Being in the Bibles business I decided to read about who was behind the NIV and found an unexpected connection with Rutgers University, where I used to teach. The owner of the NIV translation is Biblica. Biblica is the name of the International Bible Society, initially founded in 1809 as the New York Bible Society. In a way that’s hard to imagine in today’s New York City, that’s where the group formed. One of its founders? Henry Rutgers. Eventually the New York Bible Society became international, and like many good evangelicals, moved to Colorado Springs. The money from continuing sales of the NIV must contribute to their somewhat posh-looking campus. Meanwhile, Rutgers University has moved in quite a different direction.
Connections like this have always fascinated me. Although much detritus has flowed under the bridge with all that water, I can still feel that brief, sharp release of endorphins when I pick up my well-used NIV. I think of days of naive faith and all that has come after. Yes, Bibles are big business, and yet somehow so very small.
Posted in American Religion, Bible, Memoirs, Posts, Sects
Tagged Bible, Biblica, Evangelical, Henry Rutgers, International Bible Society, New International Version, New York Bible Society, New York City, NIV
The weather around here has been appropriately gloomy for the autumnal equinox. Although Hurricane Florence gave us a day of rain, the heavy clouds have been part of a pattern that has held largely since May. Given the gray skies, we opted to watch Alfred Hitchcock’s The Birds last night. My wife isn’t a horror fan, but she does like Hitch. We’ve watched The Birds together many times, but this is the first time since I wrote Holy Horror. I was somewhat surprised to recall how much Scripture plays into the script. This is mostly due to a drunken doomsday sayer in the diner. After the attack on the school kids of Bodega Bay, he declares that it’s the end of the world and begins citing the Bible. He’s there for comic relief, but the way the movie ends he could be right.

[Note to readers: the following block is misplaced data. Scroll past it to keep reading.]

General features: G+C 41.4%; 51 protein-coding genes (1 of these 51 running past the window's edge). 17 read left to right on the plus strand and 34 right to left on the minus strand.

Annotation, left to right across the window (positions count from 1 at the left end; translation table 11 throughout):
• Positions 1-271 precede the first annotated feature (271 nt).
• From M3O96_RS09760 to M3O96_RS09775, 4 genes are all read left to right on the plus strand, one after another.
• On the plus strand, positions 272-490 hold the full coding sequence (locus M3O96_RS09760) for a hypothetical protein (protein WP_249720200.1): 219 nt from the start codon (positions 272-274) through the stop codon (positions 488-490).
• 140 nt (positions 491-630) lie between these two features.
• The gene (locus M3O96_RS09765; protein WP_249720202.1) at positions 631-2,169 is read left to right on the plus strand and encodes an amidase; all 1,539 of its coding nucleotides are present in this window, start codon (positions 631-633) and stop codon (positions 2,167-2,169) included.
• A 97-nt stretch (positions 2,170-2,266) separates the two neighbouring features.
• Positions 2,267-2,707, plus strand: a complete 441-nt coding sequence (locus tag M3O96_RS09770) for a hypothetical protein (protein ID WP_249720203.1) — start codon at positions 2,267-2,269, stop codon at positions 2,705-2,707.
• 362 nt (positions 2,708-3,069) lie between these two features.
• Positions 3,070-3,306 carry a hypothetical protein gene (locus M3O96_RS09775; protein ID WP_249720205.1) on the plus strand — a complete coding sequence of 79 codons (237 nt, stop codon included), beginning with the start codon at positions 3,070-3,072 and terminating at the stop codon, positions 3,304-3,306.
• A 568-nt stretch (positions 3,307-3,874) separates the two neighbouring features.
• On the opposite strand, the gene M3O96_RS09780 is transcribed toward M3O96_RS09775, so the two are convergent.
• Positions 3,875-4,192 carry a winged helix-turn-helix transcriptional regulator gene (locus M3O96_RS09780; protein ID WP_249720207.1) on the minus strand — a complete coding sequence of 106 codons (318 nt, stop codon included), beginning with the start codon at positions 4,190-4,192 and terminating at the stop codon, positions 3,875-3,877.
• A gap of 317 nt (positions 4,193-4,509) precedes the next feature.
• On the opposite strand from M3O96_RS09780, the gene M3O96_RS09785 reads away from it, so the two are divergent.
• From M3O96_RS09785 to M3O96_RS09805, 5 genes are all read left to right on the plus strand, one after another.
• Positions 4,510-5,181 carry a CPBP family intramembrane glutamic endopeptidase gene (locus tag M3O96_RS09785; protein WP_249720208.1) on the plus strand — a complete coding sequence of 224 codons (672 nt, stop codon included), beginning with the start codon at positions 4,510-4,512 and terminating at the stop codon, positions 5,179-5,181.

When I was writing Holy Horror I had a few moments of panic myself. Had I found all the horror films with the Bible in them? Could anyone do so (without an academic job and perhaps a grant to take time off to watch movies)? I eventually realized that I was merely providing a sample in that analysis. Several weeks after I submitted the manuscript I watched The Blair Witch Project. There was the Bible. The same thing happened last night under a glowering late September sky. The Birds has the Bible. Two weeks ago I saw The Nun; well, that one’s almost cheating. But you get the picture—the Good Book appears rather frequently in horror. That’s what inspired me to write the book in the first place.
Now that nights are longer, and cooler, the grass has somewhat poignantly relinquished its aggressive summer growth. Most of the ailanthus trees have been cut down (I must be part lumberjack). My outside hours are limited not only by work but by the fading light. In the words of the sage, “winter’s tuning up.” We moved to a house we saw in the spring as days were lengthening. Now we’ve come to the dividing line that will slowly leech the light from our evening skies. I suspect that as I go back and watch some of my old favorites again I’ll discover something I already knew. The Bible and horror belong together because both are means of coping with the darkness. Call it puerile if you will, but there is something profound about this connection. It just has to be dark for you to see it.
Posted in Animals, Bible, Memoirs, Movies, Posts
Tagged Alfred Hitchcock, autumnal equinox, Bible, Holy Horror, The Birds, The Blair Witch Project, tree of heaven